Adam Gault: Lantern Fishes

I’ve raved about Adam Gault before, and as long as he keeps creating amazing work like his recent Lantern Fishes, I’m going to keep on raving about him until one of us dies (or gives up to start selling insurance).


Adam was kind enough to answer a few questions for us about the project:

Where did the idea for this piece come from? Are you a huge fish enthusiast?

last summer I felt that I needed a quick project to work on that I could easily finish, and I was on the look out for a good idea. one day I was at an antiques store and I spotted a print of these fish in a drawer. I thought it was interesting and would be quick and fun to try to animate. unfortunately, it took me almost a year to get it done.

i’m no fish enthusiast… as you can see, the animation is far from scientifically accurate, that will probably offend all the real enthusiasts out there. at least i’ve got the scientific names though.

Tell us a little about the process for this. Was there a lot of planning/storyboarding, or was it more improvisational?

it was completely improvisational. I just sat down and started and one thing led to another. the only thing I knew was that I had to get through all 10 fish and I wanted to try out different things for each of the transitions. originally I thought that I would make each fish morph into the next one, but after the first two I realized it was too time consuming and not that interesting, so I had to come up with something else. I think it’s better because in the process of figuring out the progression I was forced to add a little bit of “character”. otherwise it might have been dull.

I was working on it when I could between other projects, which I think might have helped because I didn’t really get bored or rush to finish for a deadline. because it was a personal project I was able to work way longer on some of the sequences then I might have been able to if it was for a commercial client.

I worked my way through all of the fish animations and transitions first, pre-rendering bits along the way to keep the previews working at a reasonable speed. then I pre-comped the whole thing and built the environment around them. I think that was the best way to make it manageable.

Is the animation predominately 2D or 3D? Or is it a mix of the two?

it’s all 2D, done completely in after effects with mostly standard plug-ins. of course there’s a little bit of AE 2.5D to get the fins moving and everything, but that’s about it. there’s lots of hand key-framing (check out this screenshot for the bones sequence attached) and layers of effects to get that rubbery fishy look. I really tried my best to try and make the fish not feel stiff.

How did you meet and decide to work with Stefanie Augustine?

stefanie and I met in school at risd. she’s an illustrator ( we’ve worked on a bunch of projects together, including the first round of cmt music id’s at eyeballnyc, and our holiday piece from a few years ago she was a big help getting the environment and the overall look right.

chris and shelly did an awesome job on the music too. the track really sets the mood, and to me it really feels like we’re deep under water. I love how it sounds dark and mysterious but still a little whimsical.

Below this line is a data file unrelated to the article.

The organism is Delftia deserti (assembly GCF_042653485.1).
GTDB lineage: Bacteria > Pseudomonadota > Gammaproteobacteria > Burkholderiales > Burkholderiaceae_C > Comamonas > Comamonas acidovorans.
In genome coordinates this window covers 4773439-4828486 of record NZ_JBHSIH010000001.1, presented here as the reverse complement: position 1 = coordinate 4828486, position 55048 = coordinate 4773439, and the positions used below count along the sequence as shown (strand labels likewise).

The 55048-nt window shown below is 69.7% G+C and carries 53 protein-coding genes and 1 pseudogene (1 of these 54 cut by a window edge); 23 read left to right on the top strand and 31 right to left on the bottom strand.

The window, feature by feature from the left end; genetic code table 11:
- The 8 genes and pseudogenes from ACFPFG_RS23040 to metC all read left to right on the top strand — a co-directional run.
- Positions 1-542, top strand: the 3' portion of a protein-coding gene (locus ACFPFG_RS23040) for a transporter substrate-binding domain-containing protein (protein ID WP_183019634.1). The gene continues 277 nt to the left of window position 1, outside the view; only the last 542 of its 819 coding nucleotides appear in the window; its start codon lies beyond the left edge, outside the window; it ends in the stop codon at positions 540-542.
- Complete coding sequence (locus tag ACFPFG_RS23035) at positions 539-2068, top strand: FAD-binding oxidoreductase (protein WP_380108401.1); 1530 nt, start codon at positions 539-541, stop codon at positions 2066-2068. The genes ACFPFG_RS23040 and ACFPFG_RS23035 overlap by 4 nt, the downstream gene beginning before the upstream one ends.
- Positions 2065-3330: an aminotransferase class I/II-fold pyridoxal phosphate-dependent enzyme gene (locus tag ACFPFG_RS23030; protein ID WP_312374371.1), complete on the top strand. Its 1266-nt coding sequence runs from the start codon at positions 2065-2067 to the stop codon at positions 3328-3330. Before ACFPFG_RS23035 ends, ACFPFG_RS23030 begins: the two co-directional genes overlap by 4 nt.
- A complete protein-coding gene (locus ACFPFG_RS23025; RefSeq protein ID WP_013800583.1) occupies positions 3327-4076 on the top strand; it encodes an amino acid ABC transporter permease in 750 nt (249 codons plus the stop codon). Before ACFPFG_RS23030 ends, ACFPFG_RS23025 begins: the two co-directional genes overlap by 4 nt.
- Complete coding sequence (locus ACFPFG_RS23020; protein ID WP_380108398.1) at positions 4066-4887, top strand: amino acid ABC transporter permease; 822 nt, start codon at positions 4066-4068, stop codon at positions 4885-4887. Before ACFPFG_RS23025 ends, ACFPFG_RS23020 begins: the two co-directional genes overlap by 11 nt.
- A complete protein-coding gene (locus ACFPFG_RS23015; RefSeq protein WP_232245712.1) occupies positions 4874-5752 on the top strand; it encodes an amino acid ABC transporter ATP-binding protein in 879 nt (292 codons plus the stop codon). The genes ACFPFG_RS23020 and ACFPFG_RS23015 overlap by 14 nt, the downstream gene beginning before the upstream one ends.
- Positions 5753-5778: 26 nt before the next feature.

What are your plans for the film? Will you be submitting it to festivals? Or is this more of a self-promo piece?

I actually started working on this animation about a year ago, so my only plan for it was to finally get it done and get people to see it. I don’t really have any plans for it other than that. hopefully the high paying jobs will start rolling in.

About the author

Justin Cone

Together with Carlos El Asmar, Justin co-founded Motionographer, F5 and The Motion Awards. He currently lives in Austin, Texas with is wife, son and fluffball of a dog. Before taking on Motionographer full-time, Justin worked in various capacities at Psyop, NBC-Universal, Apple, Adobe and SCAD.



Never ceases to amaze me.


WOW! The fish move great.



yea, this guy is really good.




man, that was awesome. all done in after effects. amazing…


the bones sequence is splendid, i’m glad adam went with quirky transitions as opposed to morphing. it looks fuggin great.


Very well done, even better with the interview.
Kudos to both!


nice keyframes


this was a very inspiring piece, really really solid. thanks for the interview too.



Nisha Josson

Lantern Fish is like beauty with a soul.

Joe Clay

Wow. As an After Effects based animator, I’d love to see more behind the scenes on that one. Nice!

Simon Robson

I think Adam is turning away from current trends in motion graphics and really starting to seek out fresh and un-chartered territory. This piece is brave and un-self-conscious. I think he is a force to be reckoned with.

Marc B.

Nice. Always good to see non commercial work too.

Simon, this is probably because personal or less commercial work is usually a little different. Looking at his reel, and no offense, i see mostly common motiongraphics stuff.

Marc B.

Oh, also kudos to stefanie. Nice illustration work.

Simon Robson

When you are making personal work and setting your own brief it is actually very difficult to innovate, take risks and then stick to your new direction. There can be a tendancy for the confidence to waver encouraging the creative to fall back into what is comfartable and familiar. I applaud Adam for the risks he’s taken here.


This is a great film. Nice work, Adam!

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